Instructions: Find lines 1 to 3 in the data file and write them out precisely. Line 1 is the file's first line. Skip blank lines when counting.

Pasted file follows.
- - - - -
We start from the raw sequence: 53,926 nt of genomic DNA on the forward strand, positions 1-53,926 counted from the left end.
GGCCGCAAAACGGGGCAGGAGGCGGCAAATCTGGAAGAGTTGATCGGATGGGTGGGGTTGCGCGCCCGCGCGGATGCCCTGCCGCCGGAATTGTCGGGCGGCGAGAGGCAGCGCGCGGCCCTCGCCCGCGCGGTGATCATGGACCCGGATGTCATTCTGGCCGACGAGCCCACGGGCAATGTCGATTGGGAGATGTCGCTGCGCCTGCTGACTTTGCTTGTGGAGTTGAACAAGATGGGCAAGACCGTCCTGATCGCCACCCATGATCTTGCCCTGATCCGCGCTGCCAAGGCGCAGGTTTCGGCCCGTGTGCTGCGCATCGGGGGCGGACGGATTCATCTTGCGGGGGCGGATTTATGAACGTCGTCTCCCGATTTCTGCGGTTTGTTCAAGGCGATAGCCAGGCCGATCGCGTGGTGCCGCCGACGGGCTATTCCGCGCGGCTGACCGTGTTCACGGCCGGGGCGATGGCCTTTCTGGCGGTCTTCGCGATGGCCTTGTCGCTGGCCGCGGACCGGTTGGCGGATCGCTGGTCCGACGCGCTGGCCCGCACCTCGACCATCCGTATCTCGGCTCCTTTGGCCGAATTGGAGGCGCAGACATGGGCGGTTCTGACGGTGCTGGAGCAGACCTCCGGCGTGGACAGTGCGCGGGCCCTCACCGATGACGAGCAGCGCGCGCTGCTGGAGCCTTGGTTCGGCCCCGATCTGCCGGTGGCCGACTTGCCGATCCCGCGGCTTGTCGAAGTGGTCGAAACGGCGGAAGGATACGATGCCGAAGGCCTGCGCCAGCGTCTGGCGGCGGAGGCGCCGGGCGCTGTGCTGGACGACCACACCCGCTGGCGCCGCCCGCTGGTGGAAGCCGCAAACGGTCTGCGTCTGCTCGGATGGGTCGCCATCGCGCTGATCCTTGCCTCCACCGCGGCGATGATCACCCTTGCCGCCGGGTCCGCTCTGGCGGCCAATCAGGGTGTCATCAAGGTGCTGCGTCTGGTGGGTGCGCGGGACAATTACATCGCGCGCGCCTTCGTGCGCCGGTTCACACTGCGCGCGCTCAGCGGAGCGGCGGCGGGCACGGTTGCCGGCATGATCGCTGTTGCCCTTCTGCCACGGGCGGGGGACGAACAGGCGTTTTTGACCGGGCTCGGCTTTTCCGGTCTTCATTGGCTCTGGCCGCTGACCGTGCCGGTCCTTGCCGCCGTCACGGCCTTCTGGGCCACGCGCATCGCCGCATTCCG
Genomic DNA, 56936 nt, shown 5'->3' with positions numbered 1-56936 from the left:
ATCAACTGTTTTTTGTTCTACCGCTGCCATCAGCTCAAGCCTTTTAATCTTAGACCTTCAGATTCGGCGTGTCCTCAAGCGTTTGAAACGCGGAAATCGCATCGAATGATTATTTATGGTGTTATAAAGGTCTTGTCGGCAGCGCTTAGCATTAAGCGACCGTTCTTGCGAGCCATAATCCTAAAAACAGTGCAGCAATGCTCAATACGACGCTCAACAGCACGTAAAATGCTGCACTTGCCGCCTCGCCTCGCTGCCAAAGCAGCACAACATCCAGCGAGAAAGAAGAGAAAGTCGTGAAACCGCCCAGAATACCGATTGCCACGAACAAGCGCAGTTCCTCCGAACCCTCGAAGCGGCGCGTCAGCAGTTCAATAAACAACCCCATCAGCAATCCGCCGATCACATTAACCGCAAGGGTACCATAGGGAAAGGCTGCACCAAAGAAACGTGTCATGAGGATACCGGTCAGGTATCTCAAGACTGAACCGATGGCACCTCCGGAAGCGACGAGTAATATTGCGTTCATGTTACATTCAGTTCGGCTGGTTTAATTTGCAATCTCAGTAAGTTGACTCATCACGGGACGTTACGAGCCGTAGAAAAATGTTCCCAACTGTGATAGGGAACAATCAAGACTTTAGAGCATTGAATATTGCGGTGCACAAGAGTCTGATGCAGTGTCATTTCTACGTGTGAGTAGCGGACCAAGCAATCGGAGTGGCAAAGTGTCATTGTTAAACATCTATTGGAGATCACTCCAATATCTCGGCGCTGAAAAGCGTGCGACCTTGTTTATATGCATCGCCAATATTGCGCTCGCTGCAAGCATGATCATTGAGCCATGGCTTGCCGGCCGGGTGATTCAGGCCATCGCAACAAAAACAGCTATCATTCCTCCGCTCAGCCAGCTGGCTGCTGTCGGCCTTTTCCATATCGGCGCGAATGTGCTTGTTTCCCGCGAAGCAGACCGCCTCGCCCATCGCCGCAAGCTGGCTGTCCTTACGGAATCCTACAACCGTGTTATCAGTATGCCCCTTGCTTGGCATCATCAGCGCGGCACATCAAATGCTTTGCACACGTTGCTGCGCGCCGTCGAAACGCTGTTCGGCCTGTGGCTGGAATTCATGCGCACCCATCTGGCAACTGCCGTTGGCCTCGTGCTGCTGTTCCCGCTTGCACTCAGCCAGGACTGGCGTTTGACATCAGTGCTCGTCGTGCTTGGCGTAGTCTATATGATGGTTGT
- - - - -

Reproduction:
We start from the raw sequence: 53,926 nt of genomic DNA on the forward strand, positions 1-53,926 counted from the left end.
GGCCGCAAAACGGGGCAGGAGGCGGCAAATCTGGAAGAGTTGATCGGATGGGTGGGGTTGCGCGCCCGCGCGGATGCCCTGCCGCCGGAATTGTCGGGCGGCGAGAGGCAGCGCGCGGCCCTCGCCCGCGCGGTGATCATGGACCCGGATGTCATTCTGGCCGACGAGCCCACGGGCAATGTCGATTGGGAGATGTCGCTGCGCCTGCTGACTTTGCTTGTGGAGTTGAACAAGATGGGCAAGACCGTCCTGATCGCCACCCATGATCTTGCCCTGATCCGCGCTGCCAAGGCGCAGGTTTCGGCCCGTGTGCTGCGCATCGGGGGCGGACGGATTCATCTTGCGGGGGCGGATTTATGAACGTCGTCTCCCGATTTCTGCGGTTTGTTCAAGGCGATAGCCAGGCCGATCGCGTGGTGCCGCCGACGGGCTATTCCGCGCGGCTGACCGTGTTCACGGCCGGGGCGATGGCCTTTCTGGCGGTCTTCGCGATGGCCTTGTCGCTGGCCGCGGACCGGTTGGCGGATCGCTGGTCCGACGCGCTGGCCCGCACCTCGACCATCCGTATCTCGGCTCCTTTGGCCGAATTGGAGGCGCAGACATGGGCGGTTCTGACGGTGCTGGAGCAGACCTCCGGCGTGGACAGTGCGCGGGCCCTCACCGATGACGAGCAGCGCGCGCTGCTGGAGCCTTGGTTCGGCCCCGATCTGCCGGTGGCCGACTTGCCGATCCCGCGGCTTGTCGAAGTGGTCGAAACGGCGGAAGGATACGATGCCGAAGGCCTGCGCCAGCGTCTGGCGGCGGAGGCGCCGGGCGCTGTGCTGGACGACCACACCCGCTGGCGCCGCCCGCTGGTGGAAGCCGCAAACGGTCTGCGTCTGCTCGGATGGGTCGCCATCGCGCTGATCCTTGCCTCCACCGCGGCGATGATCACCCTTGCCGCCGGGTCCGCTCTGGCGGCCAATCAGGGTGTCATCAAGGTGCTGCGTCTGGTGGGTGCGCGGGACAATTACATCGCGCGCGCCTTCGTGCGCCGGTTCACACTGCGCGCGCTCAGCGGAGCGGCGGCGGGCACGGTTGCCGGCATGATCGCTGTTGCCCTTCTGCCACGGGCGGGGGACGAACAGGCGTTTTTGACCGGGCTCGGCTTTTCCGGTCTTCATTGGCTCTGGCCGCTGACCGTGCCGGTCCTTGCCGCCGTCACGGCCTTCTGGGCCACGCGCATCGCCGCATTCCG
Genomic DNA, 56936 nt, shown 5'->3' with positions numbered 1-56936 from the left: